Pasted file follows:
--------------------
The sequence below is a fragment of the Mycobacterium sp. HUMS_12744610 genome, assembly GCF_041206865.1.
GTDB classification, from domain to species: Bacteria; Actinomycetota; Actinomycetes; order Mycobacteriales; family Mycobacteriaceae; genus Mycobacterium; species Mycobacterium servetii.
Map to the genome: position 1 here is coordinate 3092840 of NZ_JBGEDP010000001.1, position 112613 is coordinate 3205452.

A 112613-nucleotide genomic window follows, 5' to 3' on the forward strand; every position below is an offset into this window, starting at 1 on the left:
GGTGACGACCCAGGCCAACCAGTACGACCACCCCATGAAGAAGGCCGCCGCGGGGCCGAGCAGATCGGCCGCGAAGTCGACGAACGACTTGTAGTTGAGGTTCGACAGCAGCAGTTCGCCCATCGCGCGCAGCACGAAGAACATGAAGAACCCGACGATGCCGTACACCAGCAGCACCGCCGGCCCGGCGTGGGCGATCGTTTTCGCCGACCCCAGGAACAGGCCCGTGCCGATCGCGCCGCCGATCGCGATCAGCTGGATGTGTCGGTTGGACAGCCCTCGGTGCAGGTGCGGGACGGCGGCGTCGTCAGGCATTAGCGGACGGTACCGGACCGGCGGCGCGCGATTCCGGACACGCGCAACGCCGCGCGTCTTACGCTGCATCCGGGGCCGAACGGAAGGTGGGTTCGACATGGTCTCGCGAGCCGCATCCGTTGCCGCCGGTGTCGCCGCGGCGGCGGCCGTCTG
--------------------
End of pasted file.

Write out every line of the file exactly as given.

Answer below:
The sequence below is a fragment of the Mycobacterium sp. HUMS_12744610 genome, assembly GCF_041206865.1.
GTDB classification, from domain to species: Bacteria; Actinomycetota; Actinomycetes; order Mycobacteriales; family Mycobacteriaceae; genus Mycobacterium; species Mycobacterium servetii.
Map to the genome: position 1 here is coordinate 3092840 of NZ_JBGEDP010000001.1, position 112613 is coordinate 3205452.

A 112613-nucleotide genomic window follows, 5' to 3' on the forward strand; every position below is an offset into this window, starting at 1 on the left:
GGTGACGACCCAGGCCAACCAGTACGACCACCCCATGAAGAAGGCCGCCGCGGGGCCGAGCAGATCGGCCGCGAAGTCGACGAACGACTTGTAGTTGAGGTTCGACAGCAGCAGTTCGCCCATCGCGCGCAGCACGAAGAACATGAAGAACCCGACGATGCCGTACACCAGCAGCACCGCCGGCCCGGCGTGGGCGATCGTTTTCGCCGACCCCAGGAACAGGCCCGTGCCGATCGCGCCGCCGATCGCGATCAGCTGGATGTGTCGGTTGGACAGCCCTCGGTGCAGGTGCGGGACGGCGGCGTCGTCAGGCATTAGCGGACGGTACCGGACCGGCGGCGCGCGATTCCGGACACGCGCAACGCCGCGCGTCTTACGCTGCATCCGGGGCCGAACGGAAGGTGGGTTCGACATGGTCTCGCGAGCCGCATCCGTTGCCGCCGGTGTCGCCGCGGCGGCGGCCGTCTG